We are still impatient in Milwaukee, Sam's line placement surgery is scheduled for tomorrow. We are still hoping for a Monday discharge, but Tuesday is looking more likely. Sam is doing very well and his old site is looking better every day. We will be continuing IV antibiotics at home just to make sure we get rid of this infection. The infection on Sam's chest and around his tunneled line was identified as Staph. Cultures from his blood still have no growth so it still looks as though we avoided an infection in his bloodstream. He is obviously feeling great and although we try to keep him busy throughout the day he is still sick of being here. Having one arm disabled (to help secure a temporary IV in his hand until we have his new line placed) limits what he can do as crawling and walking are both out. Our attempt at letting him walk without one had for support ended with a nice bruise on his forehead.
From time to time we are contacted by parents of other children who are sick through our website. Some of them found our site by chance and want to know more about how to get Omegaven. Over the last year I have fielded quite a few of these emails and explain what we have gone through to get Omegaven. In every case so far, none of these parents has made it out to Boston or been able to get Omegaven at home. Most of the time I do not hear from these parents for a long time and then I get an email explaining that their child has passed away or their health is failing and death seems imminent. Another parent had opted for a transplant and their child passed away due to complications of the transplant. Getting these messages has been very hard to handle, so much so that I have often thought about not responding to the inquiries any more. But there is always the thought in the back of my mind that one of these times it may make the difference between life and death for someone, so I continue to respond and offer any help that I can.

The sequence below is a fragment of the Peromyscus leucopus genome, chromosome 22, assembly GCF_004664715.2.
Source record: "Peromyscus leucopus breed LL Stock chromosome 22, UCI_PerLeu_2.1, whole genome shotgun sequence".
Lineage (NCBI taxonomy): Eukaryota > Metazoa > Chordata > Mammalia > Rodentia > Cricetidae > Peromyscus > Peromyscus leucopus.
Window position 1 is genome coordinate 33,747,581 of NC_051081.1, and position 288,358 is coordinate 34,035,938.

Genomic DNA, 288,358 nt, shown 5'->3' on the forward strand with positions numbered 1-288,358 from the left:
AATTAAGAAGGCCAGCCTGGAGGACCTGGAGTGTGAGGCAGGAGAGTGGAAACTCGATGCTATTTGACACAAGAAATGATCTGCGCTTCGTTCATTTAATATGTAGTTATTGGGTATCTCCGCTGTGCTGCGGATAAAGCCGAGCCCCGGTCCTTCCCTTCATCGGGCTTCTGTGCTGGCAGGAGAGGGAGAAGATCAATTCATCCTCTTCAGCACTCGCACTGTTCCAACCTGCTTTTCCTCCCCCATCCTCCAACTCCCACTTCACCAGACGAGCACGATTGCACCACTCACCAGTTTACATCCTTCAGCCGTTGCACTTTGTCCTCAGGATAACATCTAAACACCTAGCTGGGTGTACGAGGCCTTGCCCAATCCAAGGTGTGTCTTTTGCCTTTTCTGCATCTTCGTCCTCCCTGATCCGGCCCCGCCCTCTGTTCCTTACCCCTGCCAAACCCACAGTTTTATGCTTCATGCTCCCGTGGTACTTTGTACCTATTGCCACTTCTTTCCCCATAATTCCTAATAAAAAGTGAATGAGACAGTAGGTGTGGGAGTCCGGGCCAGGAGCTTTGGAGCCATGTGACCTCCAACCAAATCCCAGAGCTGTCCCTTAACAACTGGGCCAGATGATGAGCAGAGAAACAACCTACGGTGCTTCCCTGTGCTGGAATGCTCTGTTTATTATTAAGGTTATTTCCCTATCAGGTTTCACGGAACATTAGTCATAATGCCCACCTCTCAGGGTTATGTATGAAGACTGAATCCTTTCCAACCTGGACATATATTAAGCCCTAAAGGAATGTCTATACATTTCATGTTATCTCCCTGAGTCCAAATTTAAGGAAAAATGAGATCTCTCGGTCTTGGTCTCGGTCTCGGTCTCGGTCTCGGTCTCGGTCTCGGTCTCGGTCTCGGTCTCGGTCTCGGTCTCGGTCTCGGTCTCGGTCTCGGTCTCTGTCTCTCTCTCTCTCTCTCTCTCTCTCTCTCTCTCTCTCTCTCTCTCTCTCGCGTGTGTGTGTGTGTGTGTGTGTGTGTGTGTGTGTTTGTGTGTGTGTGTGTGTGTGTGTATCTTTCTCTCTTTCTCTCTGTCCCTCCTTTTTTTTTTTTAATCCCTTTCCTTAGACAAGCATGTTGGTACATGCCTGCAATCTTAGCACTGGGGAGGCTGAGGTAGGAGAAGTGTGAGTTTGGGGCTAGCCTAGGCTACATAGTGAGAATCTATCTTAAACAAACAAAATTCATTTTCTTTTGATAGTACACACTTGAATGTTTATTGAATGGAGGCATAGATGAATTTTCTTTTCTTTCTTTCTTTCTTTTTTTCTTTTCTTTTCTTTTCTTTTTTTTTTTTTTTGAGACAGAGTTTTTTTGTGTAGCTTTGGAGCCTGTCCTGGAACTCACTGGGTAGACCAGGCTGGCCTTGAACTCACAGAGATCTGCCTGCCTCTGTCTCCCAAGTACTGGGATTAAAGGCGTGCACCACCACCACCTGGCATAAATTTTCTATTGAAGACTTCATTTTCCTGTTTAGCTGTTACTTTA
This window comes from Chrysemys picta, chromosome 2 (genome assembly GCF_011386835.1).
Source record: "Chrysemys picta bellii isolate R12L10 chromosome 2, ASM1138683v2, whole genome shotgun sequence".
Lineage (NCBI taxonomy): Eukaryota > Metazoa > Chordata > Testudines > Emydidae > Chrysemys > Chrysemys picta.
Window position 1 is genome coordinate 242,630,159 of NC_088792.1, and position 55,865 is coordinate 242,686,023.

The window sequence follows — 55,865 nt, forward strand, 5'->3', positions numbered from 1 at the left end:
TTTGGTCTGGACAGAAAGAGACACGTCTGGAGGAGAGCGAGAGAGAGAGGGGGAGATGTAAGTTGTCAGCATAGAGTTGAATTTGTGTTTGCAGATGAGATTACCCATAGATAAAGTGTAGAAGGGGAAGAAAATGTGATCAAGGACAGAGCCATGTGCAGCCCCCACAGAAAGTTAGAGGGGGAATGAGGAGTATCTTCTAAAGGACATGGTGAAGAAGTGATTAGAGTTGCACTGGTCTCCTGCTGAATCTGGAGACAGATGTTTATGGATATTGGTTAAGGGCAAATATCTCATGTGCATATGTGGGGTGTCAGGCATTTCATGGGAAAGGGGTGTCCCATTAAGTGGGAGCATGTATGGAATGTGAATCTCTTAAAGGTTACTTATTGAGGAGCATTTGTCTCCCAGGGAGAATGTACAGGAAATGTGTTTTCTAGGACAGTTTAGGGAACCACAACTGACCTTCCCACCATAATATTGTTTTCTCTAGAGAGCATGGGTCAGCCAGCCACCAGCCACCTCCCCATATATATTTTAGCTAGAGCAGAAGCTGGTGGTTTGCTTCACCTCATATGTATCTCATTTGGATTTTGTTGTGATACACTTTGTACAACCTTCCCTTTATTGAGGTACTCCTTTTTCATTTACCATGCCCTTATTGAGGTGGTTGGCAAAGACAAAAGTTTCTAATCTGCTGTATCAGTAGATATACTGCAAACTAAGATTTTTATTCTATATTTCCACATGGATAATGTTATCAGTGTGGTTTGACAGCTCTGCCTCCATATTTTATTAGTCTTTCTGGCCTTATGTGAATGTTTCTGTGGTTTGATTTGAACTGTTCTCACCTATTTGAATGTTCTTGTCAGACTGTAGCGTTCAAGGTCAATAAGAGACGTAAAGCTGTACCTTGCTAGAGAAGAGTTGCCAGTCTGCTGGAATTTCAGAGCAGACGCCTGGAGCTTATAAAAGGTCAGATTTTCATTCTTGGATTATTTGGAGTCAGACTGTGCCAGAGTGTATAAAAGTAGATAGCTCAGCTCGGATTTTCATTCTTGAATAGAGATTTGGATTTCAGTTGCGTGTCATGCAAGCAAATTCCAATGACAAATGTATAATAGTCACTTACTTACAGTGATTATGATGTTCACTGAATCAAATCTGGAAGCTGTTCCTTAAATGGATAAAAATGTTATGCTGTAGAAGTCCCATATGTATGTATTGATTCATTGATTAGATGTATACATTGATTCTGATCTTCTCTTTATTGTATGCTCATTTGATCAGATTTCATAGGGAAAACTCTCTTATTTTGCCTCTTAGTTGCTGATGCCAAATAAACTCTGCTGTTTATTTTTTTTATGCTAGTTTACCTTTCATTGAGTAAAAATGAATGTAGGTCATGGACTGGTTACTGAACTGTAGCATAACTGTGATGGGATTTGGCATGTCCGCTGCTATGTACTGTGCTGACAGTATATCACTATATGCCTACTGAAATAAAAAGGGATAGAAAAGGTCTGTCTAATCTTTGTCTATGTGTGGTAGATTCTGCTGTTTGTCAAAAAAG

Three weeks ago we receive an email from a woman who's son was being treated at Children's Hopsital of Wisconsin - Milwaukee. Her son is seven months old and was showing all the symptoms of having Microvillus Inclusion Disease. A biopsy showed that her son has plenty of villi, they are just shorter than normal. At the point that she contacted us she was extremely frustrated. Her son had started showing signs of TPN Associated Liver Disease a few months ago. She heard many of the same things we did when we were in Milwaukee about a transplant, short life span, etc... She was told that her son would need a liver transplant with a few months.
Someone at the hospital who was familiar with Sam told her that she should visit our website. I am happy to report that her son started receiving Omegaven at Children's Hospital Boston at the end of this past week. Being able to help this one child get to where there was hope and help has made all of those heartbreaking moments almost worthwhile. Just knowing that Sam's site possibly helped to save the life of one other child and helped to spread the word about Omegaven means that others out there will find our site, or others like it, and find hope when they are being handed a lot of gloom and doom.